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The Bridge for Youth

04 May

High school is tough!  Kids can be mean, there is homework, and your social calendar is quite difficult to manage.  Some kids have it even harder – they are homeless.  In a recent year, the Minneapolis, Minnesota Public Schools counted 5,500 homeless children in the district.  Some of those kids are lucky to find a home with today’s organization.

Bridge for Youth is a 24-hour runaway and homeless youth program in a residential setting in the Minneapolis, Minnesota metropolitan region.  Their mission is helping youth in crisis and their vision is to be the premier resource for youth and families in crisis.  They ensure a continuum of care to provide shelter and support, to reunite families whenever possible, and when it is not, to build independent living skills in young people.  The Bridge for Youth is a community leader in the development of approaches for youth and their families to resolve problems and develop healthier relationships.

The Bridge for Youth was founded by Sister Rita Steinhagen in 1970 as one of the first runaway youth shelters in the nation.  Sister Rita was a member of the Sisters of St. Joseph Catholic order.  She and her fellow sisters noticed that homeless youth were increasingly vulnerable to exploitation, prostitution, violence, and illness and felt the need to act. 

Each year The Bridge serves over a thousand youth between the ages of 10 and 20 years old.  The families are also helped when applicable.  A continuum of services is offered, from street outreach to homeless youth, short-term emergency shelter, housing skills and career development, and transitional and permanent supportive housing.  Their services are available free of charge, 24 hours a day, 7 days a week.  If there is a young person in crisis or a parent of a young person in crisis they can call or come in and someone will be available for them.

The Bridge has some amazing results.  Here are just a few of their impressive statistics:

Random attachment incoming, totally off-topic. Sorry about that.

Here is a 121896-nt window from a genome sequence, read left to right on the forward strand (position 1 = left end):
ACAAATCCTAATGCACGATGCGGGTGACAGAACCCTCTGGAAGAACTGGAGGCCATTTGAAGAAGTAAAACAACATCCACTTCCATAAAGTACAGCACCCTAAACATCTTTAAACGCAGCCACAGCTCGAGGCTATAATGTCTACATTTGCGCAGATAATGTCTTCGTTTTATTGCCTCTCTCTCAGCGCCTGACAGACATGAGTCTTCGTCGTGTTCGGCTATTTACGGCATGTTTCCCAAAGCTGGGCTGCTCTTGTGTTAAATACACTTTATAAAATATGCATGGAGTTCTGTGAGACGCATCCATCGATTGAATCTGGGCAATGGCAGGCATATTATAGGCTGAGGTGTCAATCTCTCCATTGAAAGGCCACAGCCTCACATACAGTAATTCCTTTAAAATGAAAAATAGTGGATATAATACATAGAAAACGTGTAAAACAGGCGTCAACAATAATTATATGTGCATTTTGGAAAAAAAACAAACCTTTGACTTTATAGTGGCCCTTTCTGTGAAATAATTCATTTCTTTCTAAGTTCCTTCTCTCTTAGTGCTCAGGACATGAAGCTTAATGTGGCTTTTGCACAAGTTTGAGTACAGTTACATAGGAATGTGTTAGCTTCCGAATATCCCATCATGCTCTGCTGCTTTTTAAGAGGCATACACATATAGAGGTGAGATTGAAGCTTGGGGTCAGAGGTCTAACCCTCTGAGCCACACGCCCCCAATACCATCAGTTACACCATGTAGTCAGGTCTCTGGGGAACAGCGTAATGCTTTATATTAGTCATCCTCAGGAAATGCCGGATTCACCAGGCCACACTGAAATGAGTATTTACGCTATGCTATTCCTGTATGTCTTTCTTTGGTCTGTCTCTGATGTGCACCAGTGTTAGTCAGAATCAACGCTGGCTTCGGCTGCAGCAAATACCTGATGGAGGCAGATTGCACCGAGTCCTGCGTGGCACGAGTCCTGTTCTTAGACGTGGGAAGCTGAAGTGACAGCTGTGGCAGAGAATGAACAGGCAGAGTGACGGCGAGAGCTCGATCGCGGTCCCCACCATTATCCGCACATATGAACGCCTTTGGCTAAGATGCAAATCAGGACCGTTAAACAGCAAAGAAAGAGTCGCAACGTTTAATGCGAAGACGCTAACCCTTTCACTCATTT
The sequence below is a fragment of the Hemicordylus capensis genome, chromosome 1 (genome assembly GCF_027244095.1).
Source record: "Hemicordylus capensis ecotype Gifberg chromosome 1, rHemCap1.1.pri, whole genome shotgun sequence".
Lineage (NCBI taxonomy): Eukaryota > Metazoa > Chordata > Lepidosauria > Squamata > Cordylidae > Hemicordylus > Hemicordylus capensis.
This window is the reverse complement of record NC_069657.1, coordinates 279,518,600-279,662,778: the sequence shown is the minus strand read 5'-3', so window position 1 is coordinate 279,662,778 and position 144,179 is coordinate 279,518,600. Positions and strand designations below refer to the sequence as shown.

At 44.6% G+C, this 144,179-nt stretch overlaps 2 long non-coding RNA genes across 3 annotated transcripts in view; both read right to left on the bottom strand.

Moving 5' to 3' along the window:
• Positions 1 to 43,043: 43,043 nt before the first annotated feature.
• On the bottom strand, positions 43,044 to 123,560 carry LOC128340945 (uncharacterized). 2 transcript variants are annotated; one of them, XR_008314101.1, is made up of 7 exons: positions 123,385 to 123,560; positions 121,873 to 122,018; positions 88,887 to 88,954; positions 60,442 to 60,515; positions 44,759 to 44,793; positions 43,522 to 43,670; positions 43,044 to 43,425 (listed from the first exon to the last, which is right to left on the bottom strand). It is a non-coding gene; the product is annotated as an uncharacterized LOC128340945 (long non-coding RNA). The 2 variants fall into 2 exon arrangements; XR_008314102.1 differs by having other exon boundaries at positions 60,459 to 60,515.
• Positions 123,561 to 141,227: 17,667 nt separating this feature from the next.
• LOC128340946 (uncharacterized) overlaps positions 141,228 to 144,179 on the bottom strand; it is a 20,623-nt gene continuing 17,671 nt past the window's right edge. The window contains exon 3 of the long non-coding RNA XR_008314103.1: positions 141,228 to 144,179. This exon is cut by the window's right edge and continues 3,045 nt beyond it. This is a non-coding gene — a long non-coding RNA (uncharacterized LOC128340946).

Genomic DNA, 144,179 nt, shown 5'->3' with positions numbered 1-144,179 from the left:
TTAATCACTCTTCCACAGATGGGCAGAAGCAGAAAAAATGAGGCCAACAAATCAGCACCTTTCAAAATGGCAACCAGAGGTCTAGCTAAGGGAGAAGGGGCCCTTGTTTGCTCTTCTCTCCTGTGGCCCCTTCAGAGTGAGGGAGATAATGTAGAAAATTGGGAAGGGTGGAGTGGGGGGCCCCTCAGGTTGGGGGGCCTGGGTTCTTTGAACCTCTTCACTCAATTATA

• 70% of youth served in the reunification program were safely reunited with parents or extended family.
  • 60% of youth participants in their transitional living program moved to stable living.
  • 100% of youth in transitional living were working and/or going to school.
  • 97% of youth in scattered site supportive housing retained their housing for six months.

The personal stories are also amazing.  One of the many success stories is Valencia McMurray, a young woman who has been on her own since 10th grade.  She spent time living with siblings until they were no longer able to pay rent. Then she did some couch hopping with friends until a school social worker found her a space at The Bridge.  She spent some time in the emergency shelter and then in the transitional housing program.  She was able to graduate high school and earn a four year scholarship to Augsburg College.  You can read her full story here.  There is also a video about six young adults who were impacted my homelessness.

If you live in the Minneapolis area, there are many volunteer opportunities available, including cleaning, yard work, and more.  Volunteers are always needed to do a variety of things depending on their interests and skills.  Groups and organizations are always welcome to hold donation drives or collections.  Individuals can also help with cooking, mock interviews, and more.  You can learn more about current volunteer needs at The Bridge on their website.  

The Bridge also accepts cash and in-kind donations.  You can find donation options as well as their current wish list on their website

Learn more about The Bridge for Youth on their website, www.bridgeforyouth.org.

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Posted by on May 4, 2011 in Nonprofit Organization

 

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